California thinks you probably change your oil too often:
“Our survey data found that nearly half of California drivers are still changing their oil at 3,000 miles or even sooner,” said Mark Oldfield, a spokesman for the California Department of Resources, Recycling and Recovery, which has launched the Check Your Number campaign to encourage drivers to go with the manufacturer’s recommendations.
Improvement in oils, friction proofing and car engines have lengthened the oil-change interval, typically 7,500 miles to 10,000 miles for most vehicles.
Changing motor oil according to manufacturer specifications would reduce motor-oil demand in California by about 10 million gallons a year, the agency said.
I did actually “check my number” on their site, and it did cough up the correct figure: 3750 miles. I am concerned, however, that it doesn’t cover any vehicles before model year 2000, some of which may actually require 3000-mile oil changes. (And curiously, they had no number for my previous car, a 2000 Mazda 626, which specified a 5000-mile interval.)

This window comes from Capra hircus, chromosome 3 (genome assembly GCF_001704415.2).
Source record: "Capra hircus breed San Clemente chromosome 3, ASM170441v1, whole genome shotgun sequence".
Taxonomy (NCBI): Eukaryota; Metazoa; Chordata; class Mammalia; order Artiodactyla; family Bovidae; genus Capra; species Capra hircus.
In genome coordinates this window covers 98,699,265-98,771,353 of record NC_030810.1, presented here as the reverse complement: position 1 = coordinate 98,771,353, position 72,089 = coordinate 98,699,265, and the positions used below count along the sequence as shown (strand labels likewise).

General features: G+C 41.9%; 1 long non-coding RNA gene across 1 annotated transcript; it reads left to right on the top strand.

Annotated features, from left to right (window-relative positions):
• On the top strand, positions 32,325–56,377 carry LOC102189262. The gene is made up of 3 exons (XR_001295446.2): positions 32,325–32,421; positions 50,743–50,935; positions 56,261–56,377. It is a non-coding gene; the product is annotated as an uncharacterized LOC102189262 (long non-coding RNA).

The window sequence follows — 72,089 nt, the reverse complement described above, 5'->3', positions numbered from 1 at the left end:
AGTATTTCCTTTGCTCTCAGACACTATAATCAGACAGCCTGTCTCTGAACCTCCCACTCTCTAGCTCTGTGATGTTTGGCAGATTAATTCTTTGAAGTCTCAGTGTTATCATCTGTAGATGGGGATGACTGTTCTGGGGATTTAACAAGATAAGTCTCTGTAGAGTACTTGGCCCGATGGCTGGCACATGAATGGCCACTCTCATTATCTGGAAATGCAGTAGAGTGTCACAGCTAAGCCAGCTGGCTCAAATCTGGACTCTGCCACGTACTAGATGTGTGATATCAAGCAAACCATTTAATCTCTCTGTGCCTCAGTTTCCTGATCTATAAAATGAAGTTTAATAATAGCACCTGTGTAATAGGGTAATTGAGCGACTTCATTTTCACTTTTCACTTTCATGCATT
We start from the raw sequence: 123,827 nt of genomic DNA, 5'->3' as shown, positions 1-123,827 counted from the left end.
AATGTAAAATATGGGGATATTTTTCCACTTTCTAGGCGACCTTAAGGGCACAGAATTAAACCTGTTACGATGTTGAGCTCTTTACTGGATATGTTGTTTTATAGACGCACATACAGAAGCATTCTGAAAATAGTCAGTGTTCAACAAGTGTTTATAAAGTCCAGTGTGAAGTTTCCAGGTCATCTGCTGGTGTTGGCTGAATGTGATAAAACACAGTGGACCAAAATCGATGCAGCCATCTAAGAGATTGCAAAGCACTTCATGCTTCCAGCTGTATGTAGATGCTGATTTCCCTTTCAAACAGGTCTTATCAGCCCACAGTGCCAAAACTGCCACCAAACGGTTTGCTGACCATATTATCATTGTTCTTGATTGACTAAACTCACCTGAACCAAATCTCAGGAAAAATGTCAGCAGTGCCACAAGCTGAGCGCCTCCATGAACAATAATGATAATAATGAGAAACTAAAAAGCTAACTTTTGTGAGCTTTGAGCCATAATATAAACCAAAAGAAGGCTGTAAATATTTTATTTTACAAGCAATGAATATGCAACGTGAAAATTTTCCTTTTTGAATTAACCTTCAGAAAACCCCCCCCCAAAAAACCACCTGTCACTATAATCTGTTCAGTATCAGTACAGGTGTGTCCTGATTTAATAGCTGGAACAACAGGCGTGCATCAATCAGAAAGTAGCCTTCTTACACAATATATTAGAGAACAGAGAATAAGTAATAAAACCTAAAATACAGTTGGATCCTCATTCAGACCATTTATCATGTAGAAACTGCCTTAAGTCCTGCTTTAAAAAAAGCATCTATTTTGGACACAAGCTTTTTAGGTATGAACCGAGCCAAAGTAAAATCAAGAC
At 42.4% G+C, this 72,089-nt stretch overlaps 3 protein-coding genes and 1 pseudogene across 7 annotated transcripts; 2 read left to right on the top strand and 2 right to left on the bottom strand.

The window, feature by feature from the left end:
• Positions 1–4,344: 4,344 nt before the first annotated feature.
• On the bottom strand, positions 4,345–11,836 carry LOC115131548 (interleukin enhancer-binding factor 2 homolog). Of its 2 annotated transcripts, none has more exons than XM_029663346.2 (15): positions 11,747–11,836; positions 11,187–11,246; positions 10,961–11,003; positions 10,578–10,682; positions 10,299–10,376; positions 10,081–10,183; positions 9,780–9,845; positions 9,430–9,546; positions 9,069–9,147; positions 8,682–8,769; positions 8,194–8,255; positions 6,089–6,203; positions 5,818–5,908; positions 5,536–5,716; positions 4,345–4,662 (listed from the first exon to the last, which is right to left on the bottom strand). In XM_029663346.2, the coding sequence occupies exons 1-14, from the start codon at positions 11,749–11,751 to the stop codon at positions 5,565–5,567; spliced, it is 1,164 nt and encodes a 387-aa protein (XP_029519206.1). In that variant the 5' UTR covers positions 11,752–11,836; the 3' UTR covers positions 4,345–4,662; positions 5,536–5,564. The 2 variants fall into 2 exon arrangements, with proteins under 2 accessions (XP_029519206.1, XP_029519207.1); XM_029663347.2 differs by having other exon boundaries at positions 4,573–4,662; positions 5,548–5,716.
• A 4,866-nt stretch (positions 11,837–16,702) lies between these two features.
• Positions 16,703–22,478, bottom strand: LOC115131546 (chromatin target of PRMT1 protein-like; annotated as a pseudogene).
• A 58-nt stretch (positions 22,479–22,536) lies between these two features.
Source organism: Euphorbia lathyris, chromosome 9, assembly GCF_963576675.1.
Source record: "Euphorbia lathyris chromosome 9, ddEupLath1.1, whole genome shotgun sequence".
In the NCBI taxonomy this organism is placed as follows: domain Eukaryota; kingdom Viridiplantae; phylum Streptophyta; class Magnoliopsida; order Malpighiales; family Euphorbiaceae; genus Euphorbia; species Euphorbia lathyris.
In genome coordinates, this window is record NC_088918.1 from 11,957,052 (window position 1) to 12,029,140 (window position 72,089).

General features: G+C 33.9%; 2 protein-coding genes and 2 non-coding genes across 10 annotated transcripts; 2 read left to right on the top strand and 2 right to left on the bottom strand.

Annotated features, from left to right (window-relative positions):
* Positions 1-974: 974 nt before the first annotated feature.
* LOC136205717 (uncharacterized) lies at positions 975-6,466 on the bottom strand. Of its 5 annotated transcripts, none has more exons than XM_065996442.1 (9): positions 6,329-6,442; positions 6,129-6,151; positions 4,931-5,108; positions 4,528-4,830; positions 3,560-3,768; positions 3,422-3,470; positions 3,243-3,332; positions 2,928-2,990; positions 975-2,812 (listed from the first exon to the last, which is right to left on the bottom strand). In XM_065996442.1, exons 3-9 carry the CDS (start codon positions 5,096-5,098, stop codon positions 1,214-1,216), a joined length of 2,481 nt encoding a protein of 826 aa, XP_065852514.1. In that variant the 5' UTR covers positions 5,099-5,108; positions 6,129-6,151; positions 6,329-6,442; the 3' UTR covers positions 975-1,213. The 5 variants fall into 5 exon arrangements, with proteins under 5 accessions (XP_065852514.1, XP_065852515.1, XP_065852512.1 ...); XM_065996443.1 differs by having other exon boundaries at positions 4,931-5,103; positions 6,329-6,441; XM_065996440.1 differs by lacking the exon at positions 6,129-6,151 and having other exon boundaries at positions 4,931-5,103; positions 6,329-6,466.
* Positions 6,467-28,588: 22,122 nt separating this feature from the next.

It occurs to me that at least some of the 3000-mile folks may be offset by the people who don’t change their oil until it’s baked into a giant puddle of sludge. And I think we can assume that manufacturers who offer free scheduled maintenance during the warranty period — Volkswagen or BMW, for instance — will embrace this idea enthusiastically. I quote a tech on Bimmerforums:
As far as I’m concerned, BMW gives you free oil changes every 15k, and anyone who doesn’t insist on additional changes is a fool, or intends to kill their car at an early age.
In the five years I’ve had my current car, the average mileage between oil changes has been about 4200. Nissan’s non-severe schedule will let me slide to 7500, though I’d rather not push my luck that far.